At the end of June, the Cafe started a PPR Auction Mock Draft. There were 12 owners who used a $200 budget to fill a 15-man roster. For many owners, myself included, it was our first auction-style draft. That being said, all owners are fantasy vets and had a very solid grasp on player values. In this article, I will analyze some notable draft happenings while explaining what I learned about auction draft strategy.
When clicking on the winning bids link, the first thing you might notice is the higher prices paid for top players, specifically RBs, than what other websites are recommending. This can be attributed to two things: owners new to auction-style drafting with a full pocket of money to burn overspending due to the slow style of auction (each auction ended after a period of 24 hours went by with no new bids), and owners realizing that fantasy championships are won with stud players, with top-tier RBs in particular being hard to find.
I like to think the inflated prices were more due to the second reason, as I started out my team by locking up Ryan Mathews at $49 and Darren McFadden at $47. This was a risky strategy, but I am of the old-school thought that RB is the most important position, and I wanted to lock up some good ones. I budgeted more money for the RB position and took that money from my QB budget, where I ended up getting good values with Robert Griffin III for $11 and Carson Palmer for $2. I believe RGIII has a good shot to crack the top 12 with his scrambling ability, and Palmer has a good shot at top 15.
Most auction-style drafts are going to be won in the mid-to-late rounds. In the early part of the auction, every owner has a lot of money left to spend, and there are going to be few real values. If you want a stud player, you are going to have to pay fair market value. That is why planning for the middle and late parts of the auction is so important. Divide players into tiers and assign two values to each player: first, the expected value you believe the player will sell for, and second, the value you believe the player is worth. Then you automatically have your player targets — the players with lower expected values than actual values. You can then scratch off each player as they are taken off the board, so you know when a tier of similarly valued players is about to be gone. Also, since many owners will have similar tiers, try securing your players in each tier before it gets down to the last player or two because there is a high probability of a bidding war for that last stud RB or WR available. Lastly, this method will make sure you don’t forget about any players. This may seem obvious, but a difficult aspect of auction drafting is the fact that players can be nominated in any order, and if a higher-valued player doesn’t get his name called until late in the auction, many owners may have used up their budget, leading to fewer bidders and a possible bargain.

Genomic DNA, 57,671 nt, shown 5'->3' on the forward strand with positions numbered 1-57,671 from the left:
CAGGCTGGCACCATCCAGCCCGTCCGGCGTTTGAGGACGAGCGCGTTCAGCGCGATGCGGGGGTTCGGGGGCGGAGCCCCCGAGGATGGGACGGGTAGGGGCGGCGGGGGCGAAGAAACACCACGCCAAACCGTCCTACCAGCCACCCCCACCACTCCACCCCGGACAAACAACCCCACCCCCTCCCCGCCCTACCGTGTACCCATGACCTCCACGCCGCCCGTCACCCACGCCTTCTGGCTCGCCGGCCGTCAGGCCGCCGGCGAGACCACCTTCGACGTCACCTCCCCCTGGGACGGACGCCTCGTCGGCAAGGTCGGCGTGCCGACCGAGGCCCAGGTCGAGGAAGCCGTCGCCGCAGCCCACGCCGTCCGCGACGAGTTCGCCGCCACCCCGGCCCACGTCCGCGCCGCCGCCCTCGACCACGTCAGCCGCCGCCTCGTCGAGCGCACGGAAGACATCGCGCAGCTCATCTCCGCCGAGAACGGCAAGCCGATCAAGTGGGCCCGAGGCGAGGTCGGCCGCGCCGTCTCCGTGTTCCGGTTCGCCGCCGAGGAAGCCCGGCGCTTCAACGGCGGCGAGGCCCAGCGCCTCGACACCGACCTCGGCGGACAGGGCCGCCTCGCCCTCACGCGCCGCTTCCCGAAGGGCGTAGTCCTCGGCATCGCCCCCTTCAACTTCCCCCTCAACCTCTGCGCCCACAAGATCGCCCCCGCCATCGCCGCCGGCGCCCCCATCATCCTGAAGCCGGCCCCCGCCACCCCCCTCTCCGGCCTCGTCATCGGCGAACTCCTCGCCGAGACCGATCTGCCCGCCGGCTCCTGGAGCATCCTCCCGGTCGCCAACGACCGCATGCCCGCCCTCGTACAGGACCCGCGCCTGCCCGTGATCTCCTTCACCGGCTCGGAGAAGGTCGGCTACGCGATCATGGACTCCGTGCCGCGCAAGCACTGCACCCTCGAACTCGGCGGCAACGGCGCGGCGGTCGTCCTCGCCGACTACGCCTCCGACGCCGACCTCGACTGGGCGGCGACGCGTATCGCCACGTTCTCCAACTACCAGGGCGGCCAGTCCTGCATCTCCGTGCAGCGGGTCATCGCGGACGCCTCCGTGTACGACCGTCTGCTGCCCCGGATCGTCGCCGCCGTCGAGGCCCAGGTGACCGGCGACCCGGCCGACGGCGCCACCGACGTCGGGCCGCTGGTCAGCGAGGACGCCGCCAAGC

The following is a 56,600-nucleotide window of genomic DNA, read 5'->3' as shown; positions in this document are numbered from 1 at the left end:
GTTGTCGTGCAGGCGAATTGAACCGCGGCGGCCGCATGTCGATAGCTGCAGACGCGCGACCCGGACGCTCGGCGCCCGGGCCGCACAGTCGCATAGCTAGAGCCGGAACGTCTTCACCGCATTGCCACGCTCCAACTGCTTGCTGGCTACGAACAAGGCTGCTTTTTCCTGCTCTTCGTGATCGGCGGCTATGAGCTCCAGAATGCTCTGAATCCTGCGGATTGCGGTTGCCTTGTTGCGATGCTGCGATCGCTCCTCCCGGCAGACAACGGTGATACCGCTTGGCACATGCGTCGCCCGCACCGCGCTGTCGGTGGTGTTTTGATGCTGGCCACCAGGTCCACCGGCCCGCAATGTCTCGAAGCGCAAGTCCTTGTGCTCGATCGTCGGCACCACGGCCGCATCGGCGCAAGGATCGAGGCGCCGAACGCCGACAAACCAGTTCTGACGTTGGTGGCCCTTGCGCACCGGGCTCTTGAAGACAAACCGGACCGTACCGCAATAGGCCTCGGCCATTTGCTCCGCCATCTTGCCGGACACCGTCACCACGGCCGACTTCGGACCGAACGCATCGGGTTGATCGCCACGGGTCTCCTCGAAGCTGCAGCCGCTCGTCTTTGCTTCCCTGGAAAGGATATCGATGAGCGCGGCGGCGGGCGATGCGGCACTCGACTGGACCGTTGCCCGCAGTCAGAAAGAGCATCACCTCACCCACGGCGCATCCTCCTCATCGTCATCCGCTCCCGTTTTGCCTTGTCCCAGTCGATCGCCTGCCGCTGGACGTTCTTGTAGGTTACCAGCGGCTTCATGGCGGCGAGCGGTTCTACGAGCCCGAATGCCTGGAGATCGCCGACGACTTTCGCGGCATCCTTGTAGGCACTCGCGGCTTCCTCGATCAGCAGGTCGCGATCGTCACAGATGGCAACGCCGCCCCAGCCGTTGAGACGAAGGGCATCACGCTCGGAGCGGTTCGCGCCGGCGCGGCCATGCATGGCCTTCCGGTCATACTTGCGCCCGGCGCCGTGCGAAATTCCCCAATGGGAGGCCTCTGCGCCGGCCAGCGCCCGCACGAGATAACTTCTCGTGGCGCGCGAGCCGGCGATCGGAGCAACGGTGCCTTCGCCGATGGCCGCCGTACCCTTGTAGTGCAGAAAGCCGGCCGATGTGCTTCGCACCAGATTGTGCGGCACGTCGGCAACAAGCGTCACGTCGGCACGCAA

The top six QBs went for an average of $39. The next seven QBs went for an average of $19. All the other QBs went for an average of $2. Some of the owners who spent big bucks on top QBs were disappointed that the likes of Eli Manning and Matt Ryan went for only $17 and $14, respectively. I am firmly in the camp of the strategy of waiting for a second-tier QB and using your extra money elsewhere.
The top 10 RBs all went for more than $40, with Arian Foster getting run all the way up to an eye-popping $59. After the top 10 RBs came off the board, values fell rapidly, with most running backs having a lot of questions attached to their names. With a lot of money spent on the front end, there were values to be had as the auction progressed. RBs I thought had good value include Stephen Jackson at $19, Doug Martin at $18, Jahvid Best at $13, Beanie Wells at $9, Jonathan Stewart at $8, C.J. Spiller at $6, Stevan Ridley at $4, Donald Brown at $2 and Ben Tate at $1. Don’t sleep on Martin, especially in a PPR. His value is skyrocketing after starting camp as the clear cut No. 1.
Wide Receivers and Tight Ends
I think WRs and TEs were ranked well value wise. Some good values of note include Antonio Brown at $12, Kendall Wright at $1 and Coby Fleener at $2. Mike Wallace’s holdout has Brown’s value rising, while Kenny Britt’s legal problems will lead to Wright getting more looks. Fleener is a very talented TE who should be a good safety valve for Andrew Luck, who will probably be throwing a lot.
If you have never tried an auction draft, I would encourage you to buy in. It is a fun new way to experience fantasy football, with a chance to get any player you want. No making excuses about draft position if your team crashes and burns. As one owner put it, auction drafting is like no-limit hold ‘em while serpentine drafting is like limit hold ‘em. There is more risk, but there is more reward.
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